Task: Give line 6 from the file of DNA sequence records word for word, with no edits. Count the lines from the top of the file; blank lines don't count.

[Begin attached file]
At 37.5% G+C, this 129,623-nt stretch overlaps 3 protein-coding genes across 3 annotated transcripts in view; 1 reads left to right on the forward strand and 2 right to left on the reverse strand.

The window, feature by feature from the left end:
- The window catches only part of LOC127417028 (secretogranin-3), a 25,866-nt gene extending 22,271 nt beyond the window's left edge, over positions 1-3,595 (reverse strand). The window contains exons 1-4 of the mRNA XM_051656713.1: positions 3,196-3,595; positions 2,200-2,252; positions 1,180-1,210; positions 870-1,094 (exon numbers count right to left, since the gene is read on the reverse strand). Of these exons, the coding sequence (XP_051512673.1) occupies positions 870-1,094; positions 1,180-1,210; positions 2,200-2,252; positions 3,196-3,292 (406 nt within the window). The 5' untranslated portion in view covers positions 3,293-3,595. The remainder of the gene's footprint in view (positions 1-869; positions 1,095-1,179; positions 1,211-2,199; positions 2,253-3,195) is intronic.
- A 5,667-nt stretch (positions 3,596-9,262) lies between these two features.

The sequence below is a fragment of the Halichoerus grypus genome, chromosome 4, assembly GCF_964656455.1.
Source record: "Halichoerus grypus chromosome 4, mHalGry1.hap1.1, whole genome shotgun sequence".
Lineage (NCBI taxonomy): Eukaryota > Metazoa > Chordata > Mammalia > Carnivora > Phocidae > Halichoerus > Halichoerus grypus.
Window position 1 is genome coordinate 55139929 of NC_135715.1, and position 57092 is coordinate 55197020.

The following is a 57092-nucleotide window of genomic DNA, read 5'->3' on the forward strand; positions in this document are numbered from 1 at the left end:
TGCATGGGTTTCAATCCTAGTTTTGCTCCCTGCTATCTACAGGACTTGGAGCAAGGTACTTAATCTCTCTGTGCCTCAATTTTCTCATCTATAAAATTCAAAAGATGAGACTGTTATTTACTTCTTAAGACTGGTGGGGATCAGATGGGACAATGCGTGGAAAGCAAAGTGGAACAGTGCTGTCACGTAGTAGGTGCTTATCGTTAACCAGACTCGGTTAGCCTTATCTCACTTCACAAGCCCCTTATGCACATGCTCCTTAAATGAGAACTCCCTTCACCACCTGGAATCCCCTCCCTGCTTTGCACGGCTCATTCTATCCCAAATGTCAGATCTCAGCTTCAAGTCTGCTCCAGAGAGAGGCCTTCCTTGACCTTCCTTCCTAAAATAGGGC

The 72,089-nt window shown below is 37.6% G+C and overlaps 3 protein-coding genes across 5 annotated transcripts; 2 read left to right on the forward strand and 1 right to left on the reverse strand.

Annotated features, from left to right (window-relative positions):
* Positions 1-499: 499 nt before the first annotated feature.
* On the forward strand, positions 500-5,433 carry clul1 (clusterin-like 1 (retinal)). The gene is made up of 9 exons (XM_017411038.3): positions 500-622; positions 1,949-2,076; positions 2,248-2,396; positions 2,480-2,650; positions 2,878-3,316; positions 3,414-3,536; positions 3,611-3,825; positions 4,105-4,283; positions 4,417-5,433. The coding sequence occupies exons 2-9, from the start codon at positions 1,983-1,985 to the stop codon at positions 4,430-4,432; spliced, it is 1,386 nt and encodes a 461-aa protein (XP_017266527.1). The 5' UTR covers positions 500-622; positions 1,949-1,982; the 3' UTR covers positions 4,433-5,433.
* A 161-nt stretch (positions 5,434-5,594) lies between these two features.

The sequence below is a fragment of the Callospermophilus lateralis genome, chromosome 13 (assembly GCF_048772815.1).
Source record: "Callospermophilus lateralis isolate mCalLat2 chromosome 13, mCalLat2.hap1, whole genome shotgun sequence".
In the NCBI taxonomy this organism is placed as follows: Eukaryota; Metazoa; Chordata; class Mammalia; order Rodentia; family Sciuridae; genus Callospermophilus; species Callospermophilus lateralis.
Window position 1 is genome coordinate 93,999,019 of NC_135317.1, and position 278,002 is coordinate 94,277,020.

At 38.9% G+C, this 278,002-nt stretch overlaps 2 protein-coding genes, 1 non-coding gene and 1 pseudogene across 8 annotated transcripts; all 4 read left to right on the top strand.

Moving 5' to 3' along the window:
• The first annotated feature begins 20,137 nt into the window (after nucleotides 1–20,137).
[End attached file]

Source record: "Halichoerus grypus chromosome 4, mHalGry1.hap1.1, whole genome shotgun sequence".